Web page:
Well, yes. Because cover art means more to metalheads than to any other genre-enthusiast. We obsess over it privately. We discuss it publicly (and at flabbergasting length). The most puerile among us probably even masturbate to it when it features that edgy badass sexy classy fucked-out genre trope: naked breasts. And even though tricks like this one here have already been pulled, releasing a black metal album with a cover like this is an audacious shot across the bow of everything that has (until recently) always made the music what it is.

The most famous–and therefore effective–example of cover art that had black metal purists pissing their chainmail comes from Deafheaven‘s

, an album of loud and pretty sounds which found their perfect visual reflection in that loud and pretty pink cover. Black metal’s favorite color is black–it’s right there in the title. And pink is pretty much the emotional opposite of black. So, want to cause a big to-do in the black metal world? Easy: Put out an album with an all pink cover. It is without a doubt that Dane Cross, the man behind Sacred Son, is aware of what Deafheaven did, why they did it, and why it was successful. It is also without a doubt that Cross would not have slapped this sun-dappled, un-black image on the cover of his album if Deafheaven hadn’t made so many waves by doing something similar first.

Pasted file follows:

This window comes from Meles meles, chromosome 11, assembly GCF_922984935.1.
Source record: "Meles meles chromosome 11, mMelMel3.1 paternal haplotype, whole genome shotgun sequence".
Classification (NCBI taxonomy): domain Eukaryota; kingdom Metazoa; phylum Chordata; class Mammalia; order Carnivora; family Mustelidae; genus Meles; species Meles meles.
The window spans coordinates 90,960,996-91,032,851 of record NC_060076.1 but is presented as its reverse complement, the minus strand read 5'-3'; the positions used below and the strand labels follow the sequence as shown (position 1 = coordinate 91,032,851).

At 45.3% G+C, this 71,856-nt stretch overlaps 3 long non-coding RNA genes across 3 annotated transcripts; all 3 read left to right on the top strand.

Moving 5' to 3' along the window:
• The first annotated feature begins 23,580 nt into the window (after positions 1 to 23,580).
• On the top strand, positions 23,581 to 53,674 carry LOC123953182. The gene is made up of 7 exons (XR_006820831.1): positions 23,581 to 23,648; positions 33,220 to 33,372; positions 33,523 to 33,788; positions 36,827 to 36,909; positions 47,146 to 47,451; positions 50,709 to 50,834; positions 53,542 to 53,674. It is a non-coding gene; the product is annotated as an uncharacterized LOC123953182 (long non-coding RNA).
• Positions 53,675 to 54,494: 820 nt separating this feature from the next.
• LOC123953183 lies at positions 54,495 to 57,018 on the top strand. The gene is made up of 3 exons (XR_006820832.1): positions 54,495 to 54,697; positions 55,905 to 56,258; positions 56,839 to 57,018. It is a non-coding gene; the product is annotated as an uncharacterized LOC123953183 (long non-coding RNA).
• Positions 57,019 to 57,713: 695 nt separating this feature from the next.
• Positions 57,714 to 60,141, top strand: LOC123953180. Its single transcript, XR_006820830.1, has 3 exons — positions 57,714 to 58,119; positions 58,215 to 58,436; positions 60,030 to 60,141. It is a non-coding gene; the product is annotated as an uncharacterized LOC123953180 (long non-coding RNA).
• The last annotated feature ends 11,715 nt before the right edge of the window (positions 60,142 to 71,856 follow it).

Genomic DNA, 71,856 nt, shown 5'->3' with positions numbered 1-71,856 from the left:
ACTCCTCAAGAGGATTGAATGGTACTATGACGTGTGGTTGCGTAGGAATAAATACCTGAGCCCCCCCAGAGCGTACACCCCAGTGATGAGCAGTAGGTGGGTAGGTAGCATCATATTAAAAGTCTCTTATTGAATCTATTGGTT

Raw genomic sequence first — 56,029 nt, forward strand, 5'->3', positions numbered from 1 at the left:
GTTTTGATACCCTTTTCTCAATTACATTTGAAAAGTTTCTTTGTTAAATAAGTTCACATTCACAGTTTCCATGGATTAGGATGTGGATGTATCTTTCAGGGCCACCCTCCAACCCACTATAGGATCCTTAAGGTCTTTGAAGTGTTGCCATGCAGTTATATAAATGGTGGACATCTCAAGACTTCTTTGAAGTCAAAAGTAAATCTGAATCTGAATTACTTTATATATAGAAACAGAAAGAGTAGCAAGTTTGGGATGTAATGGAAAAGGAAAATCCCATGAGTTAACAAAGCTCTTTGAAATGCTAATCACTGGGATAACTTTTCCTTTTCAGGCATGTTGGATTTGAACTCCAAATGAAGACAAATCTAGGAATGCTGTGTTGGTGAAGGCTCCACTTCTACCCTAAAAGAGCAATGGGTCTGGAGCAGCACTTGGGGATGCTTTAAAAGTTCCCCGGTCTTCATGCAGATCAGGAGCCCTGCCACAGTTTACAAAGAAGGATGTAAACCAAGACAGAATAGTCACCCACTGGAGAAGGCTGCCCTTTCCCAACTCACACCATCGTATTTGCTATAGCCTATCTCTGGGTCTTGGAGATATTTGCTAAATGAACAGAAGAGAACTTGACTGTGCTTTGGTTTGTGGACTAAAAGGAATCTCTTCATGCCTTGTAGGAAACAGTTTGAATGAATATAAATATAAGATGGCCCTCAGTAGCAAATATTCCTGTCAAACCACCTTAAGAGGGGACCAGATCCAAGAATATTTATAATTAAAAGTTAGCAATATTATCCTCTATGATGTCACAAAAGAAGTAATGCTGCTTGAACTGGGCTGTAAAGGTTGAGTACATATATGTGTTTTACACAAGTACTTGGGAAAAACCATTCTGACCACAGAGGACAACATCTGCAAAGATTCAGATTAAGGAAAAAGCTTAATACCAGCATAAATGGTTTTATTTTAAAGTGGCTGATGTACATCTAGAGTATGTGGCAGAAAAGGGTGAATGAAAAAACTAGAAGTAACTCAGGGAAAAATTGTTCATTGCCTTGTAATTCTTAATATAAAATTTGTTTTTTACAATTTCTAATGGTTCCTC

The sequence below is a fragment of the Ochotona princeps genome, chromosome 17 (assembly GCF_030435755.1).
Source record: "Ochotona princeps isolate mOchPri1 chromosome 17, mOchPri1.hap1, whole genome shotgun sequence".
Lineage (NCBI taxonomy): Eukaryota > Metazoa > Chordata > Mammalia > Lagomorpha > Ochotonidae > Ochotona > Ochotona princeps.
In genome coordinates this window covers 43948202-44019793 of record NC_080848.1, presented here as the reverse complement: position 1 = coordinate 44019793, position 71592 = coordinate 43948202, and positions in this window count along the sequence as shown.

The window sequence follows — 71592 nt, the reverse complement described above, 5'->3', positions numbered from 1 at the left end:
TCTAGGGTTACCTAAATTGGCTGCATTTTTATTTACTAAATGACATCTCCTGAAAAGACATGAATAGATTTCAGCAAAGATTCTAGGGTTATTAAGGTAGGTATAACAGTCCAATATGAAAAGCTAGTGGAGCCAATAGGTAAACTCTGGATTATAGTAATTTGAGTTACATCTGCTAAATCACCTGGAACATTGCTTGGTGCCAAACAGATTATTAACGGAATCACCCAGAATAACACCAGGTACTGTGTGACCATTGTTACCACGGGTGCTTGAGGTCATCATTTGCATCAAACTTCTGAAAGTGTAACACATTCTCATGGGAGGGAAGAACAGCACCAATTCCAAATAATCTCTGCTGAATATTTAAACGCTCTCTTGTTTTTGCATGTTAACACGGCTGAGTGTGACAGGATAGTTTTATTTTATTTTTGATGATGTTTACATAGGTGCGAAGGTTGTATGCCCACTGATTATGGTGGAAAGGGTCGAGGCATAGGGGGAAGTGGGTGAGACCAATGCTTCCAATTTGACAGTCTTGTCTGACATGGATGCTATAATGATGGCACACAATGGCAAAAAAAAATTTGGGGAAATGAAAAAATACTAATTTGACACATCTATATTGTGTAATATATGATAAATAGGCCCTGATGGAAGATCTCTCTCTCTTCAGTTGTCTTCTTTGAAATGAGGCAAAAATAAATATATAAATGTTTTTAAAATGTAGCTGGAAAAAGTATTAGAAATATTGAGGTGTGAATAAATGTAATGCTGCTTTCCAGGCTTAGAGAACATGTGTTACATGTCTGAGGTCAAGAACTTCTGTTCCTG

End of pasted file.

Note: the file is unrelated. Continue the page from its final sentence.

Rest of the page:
The difference being that, while the music of Sacred Son is loud, it is not pretty. Well, there’s like one pretty interlude which nods openly toward the whole blackgaze thing, but that’s it, I swear. Otherwise the album is a fairly straightforward onslaught of the usual suspects: mid-paced blasts, blurry-handed riffing and throat-rending shrieks. The production strikes up a nice treaty between clarity and bite. And there’s an ample helping of atmosphere which at times reminds me of a heavily simplified take on early Emperor.